What this website seeks to do is to simplify this process and enable each reader to develop their own thinking, feeling and being – through a series of opportunities to explore and find out what works for you.
Whether you then take that inner psychological ‘contact’ into therapy with another is left up to you.
A therapist needs to develop skills and use them
There are further complications relating to Rogers’ notion of ‘psychological contact’. In my experience, clients do expect their therapists to use their knowledge and skills – and be active in using them.
One such skill is the judicious use of psycho-education. In my experience, clients do not expect knowledge and understanding to be withheld from them in the name of ‘unconditionality’, simply because they have not asked for it. That said, it pays for a therapist to know and act on a ‘no‘ when they hear it.
Can you identify and translate in a knowing way?
If you and I are ‘not knowing’ what are translations are today, then we simply collude with the 21st century of interpreted versions of the six core conditions. There is little chance of ‘abolishing’ incongruence within the therapist and other. Such incongruence is asserted to be unhelpful and unwanted. I am used to colleagues saying these issues, as listed, are addressed by the condition of ‘congruence’ within the therapeutic relationship. Such statements give the impression that the therapist has permission to speak their mind, and discouraged to put on a professional veneer.
Would that this were so.
This website infers that there is a lot of learning in the small defeat that is ‘incongruence’; where-ever it is located! You could just as well say the emotional dimension to all human decision-making can be abolished as well; but no-one I know can tell me how to do that as yet!
This ambition to abolish or control inconsistency is in my own view, not only unreasonable, but it actively impairs the working relationship. This is achieved by propagating one of the biggest discounts that human frailty lives with – even within professional relationships!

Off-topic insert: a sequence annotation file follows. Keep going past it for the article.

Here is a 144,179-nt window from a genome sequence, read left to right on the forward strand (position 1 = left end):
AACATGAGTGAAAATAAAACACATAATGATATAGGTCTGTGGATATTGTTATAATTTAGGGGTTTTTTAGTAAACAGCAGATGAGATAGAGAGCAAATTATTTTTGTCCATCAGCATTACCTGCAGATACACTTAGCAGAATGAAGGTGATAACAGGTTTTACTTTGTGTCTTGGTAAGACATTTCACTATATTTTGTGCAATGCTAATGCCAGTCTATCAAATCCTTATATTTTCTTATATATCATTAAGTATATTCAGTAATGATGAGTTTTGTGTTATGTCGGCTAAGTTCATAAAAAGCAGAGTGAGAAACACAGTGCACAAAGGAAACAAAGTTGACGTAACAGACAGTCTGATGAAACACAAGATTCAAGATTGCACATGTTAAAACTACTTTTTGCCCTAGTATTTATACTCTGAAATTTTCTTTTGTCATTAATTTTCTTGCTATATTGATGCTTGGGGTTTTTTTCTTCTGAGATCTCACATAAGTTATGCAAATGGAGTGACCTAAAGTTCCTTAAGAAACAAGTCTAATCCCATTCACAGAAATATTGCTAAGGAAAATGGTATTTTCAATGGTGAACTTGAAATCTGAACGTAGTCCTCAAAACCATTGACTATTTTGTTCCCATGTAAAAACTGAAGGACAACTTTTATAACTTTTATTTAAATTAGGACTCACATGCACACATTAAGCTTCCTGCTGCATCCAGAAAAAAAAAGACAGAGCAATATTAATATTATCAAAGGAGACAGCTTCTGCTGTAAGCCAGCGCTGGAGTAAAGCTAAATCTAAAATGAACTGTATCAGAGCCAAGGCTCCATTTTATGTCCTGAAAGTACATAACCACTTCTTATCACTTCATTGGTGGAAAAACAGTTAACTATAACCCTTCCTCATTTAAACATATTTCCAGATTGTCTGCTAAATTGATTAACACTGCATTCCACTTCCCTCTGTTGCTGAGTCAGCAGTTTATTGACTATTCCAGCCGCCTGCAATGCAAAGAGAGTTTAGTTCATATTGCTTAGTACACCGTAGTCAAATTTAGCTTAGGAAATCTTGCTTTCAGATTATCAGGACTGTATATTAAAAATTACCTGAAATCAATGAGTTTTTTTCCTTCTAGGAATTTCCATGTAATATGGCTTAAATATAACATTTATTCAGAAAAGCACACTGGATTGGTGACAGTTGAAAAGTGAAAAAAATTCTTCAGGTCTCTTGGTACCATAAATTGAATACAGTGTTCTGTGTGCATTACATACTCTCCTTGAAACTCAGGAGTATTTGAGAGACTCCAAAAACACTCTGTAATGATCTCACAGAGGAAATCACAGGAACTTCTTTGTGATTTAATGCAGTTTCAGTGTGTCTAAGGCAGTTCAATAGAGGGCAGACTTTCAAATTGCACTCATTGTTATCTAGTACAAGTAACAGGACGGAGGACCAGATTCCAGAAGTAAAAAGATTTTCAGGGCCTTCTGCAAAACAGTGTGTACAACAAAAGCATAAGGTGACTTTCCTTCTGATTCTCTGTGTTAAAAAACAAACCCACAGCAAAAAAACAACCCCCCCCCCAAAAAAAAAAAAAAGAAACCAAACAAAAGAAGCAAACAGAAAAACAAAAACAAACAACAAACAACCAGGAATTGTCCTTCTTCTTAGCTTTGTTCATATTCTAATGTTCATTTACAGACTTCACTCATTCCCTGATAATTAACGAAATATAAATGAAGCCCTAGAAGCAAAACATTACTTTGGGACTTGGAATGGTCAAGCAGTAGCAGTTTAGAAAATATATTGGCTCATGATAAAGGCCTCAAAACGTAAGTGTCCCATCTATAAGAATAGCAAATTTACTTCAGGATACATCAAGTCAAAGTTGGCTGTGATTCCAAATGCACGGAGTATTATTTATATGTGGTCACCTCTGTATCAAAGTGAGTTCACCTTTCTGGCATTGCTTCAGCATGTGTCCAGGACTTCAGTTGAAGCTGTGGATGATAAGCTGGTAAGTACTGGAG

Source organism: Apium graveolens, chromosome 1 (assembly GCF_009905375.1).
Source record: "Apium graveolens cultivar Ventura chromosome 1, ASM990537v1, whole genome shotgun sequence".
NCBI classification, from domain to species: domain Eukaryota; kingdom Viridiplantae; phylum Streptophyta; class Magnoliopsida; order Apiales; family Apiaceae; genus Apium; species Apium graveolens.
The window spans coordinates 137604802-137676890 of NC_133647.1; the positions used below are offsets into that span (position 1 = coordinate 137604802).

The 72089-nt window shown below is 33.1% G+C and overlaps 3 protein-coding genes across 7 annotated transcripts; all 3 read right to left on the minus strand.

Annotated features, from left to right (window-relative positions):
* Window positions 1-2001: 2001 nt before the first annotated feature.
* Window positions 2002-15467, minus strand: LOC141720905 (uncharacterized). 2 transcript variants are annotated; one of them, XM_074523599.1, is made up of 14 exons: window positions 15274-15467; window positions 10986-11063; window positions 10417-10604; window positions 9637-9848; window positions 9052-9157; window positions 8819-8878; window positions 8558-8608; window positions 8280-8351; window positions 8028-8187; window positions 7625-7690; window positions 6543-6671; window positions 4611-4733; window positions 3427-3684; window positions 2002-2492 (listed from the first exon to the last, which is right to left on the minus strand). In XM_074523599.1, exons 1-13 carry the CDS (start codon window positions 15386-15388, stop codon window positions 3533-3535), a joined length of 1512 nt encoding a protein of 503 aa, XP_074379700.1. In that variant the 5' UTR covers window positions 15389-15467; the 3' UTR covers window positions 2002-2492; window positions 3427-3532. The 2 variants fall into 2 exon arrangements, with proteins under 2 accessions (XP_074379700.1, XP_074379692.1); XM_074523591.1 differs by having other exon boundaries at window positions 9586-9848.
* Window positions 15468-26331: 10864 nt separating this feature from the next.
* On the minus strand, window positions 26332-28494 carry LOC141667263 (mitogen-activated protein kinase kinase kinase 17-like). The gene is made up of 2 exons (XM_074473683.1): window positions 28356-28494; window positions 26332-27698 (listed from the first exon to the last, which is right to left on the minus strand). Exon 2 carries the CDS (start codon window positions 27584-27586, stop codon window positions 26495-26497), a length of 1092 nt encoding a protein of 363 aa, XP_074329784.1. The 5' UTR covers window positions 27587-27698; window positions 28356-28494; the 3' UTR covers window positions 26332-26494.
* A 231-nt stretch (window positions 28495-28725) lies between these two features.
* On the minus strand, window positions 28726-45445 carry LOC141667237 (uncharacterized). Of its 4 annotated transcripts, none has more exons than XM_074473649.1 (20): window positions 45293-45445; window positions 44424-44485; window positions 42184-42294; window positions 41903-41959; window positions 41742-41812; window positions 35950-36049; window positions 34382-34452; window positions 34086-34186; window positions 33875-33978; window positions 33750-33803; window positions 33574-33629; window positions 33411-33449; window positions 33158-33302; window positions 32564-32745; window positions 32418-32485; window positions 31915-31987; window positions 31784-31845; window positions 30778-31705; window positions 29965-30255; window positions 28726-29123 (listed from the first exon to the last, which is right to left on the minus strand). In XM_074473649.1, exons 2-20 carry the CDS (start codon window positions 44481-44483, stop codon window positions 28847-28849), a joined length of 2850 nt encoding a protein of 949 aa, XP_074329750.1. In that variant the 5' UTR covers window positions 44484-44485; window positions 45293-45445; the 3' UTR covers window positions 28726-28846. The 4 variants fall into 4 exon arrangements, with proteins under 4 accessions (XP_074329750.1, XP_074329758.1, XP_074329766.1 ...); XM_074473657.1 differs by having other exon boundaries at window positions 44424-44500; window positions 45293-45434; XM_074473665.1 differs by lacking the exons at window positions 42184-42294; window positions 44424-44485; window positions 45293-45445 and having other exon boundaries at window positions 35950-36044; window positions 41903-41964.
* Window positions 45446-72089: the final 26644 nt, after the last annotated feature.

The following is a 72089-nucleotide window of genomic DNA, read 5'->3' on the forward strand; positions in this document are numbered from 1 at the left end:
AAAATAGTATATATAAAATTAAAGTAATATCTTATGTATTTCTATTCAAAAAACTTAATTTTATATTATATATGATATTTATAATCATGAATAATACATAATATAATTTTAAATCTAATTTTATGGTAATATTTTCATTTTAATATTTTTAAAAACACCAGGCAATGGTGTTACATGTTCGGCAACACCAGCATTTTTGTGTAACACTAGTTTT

George Lehner made a good point about this.
A genuine therapist will experience small defeats, as well as small victories
In the ‘safe experimental’ method, a therapist will experience small defeats and small victories, as will the client. Each and every one needs to be available and explored in therapy – between sessions, and in the process of clinical supervision. Such defeats cannot be available until they are identified.
Some people would argue that this feature is recognised in the world of therapy; that’s why the profession created compulsory supervision (at least, in the UK). What the profession is more coy about is the fact that the same frailties exist within the supervisory relationship. The feature I highlight simply echoes through our culture, education systems and intimate relationships.
The implications of that are too troubling for the profession to face
So why is this feature so important? It is not reasonable to expect clients to identify and use their own small defeats and small victories if I, as a therapist, am unwilling to do the same thing. It is not simply a question of setting a ‘good example’: it is demonstrating by example.
On one final point, I would make is that self-regard in a client is increased not simply by gaining insights into your own current self-worth. They will also be enabled to do this when your therapist identifies how their own self-worth is distorted by self and others.
The impact of training
What I have observed, in training and in practice, is that modern therapists have swapped the ‘professional face’ of traditional 20th century therapist for a reluctance to ask questions or to offer an opinion. A potential small, safe experiment provided by a therapist is often frowned on.
For example, there is a time for “acting as if” when being a therapist. If a client appears to say something important, I can be tempted to speak out. I can, however, mark it with a non-verbal response. The latter are often powerful but they still require a conscious response from me – to a degree that is ‘acting’. I am not responding from some notion of a ‘true self’. Some of what I am saying emerges from Neuro-Linguistic Programming (NLP) – a model demonstrating there is an OK side to ‘act as if’.
Ideas of relationships are not good enough
In my view, over the years, the person-centred tradition lost the provisional and hypothetical spirit of Rogers’ writings, as well as his set of ethics. Training and trainers became wedded to the ideas behind the core conditions but an idea of a condition is not the same as demonstrating a therapeutic fundamental.
In time, ‘person-centredness’ became a defined quality and, in doing so, it lost the flexibility that Rogers’ installed into his hypotheses. The model slid into a ‘school’ – a rather ossified institution – and one that rather assumed that ‘clients’ can benefit from the therapist’s ‘respect’ for the core conditions, often without a negotiated limit of time.
In my own view, I trust most ‘clients’ will say that they permitted me to join them in an shared, negotiated journey – for only as long as that works for them – and with the intention, from the start, that our work will finish.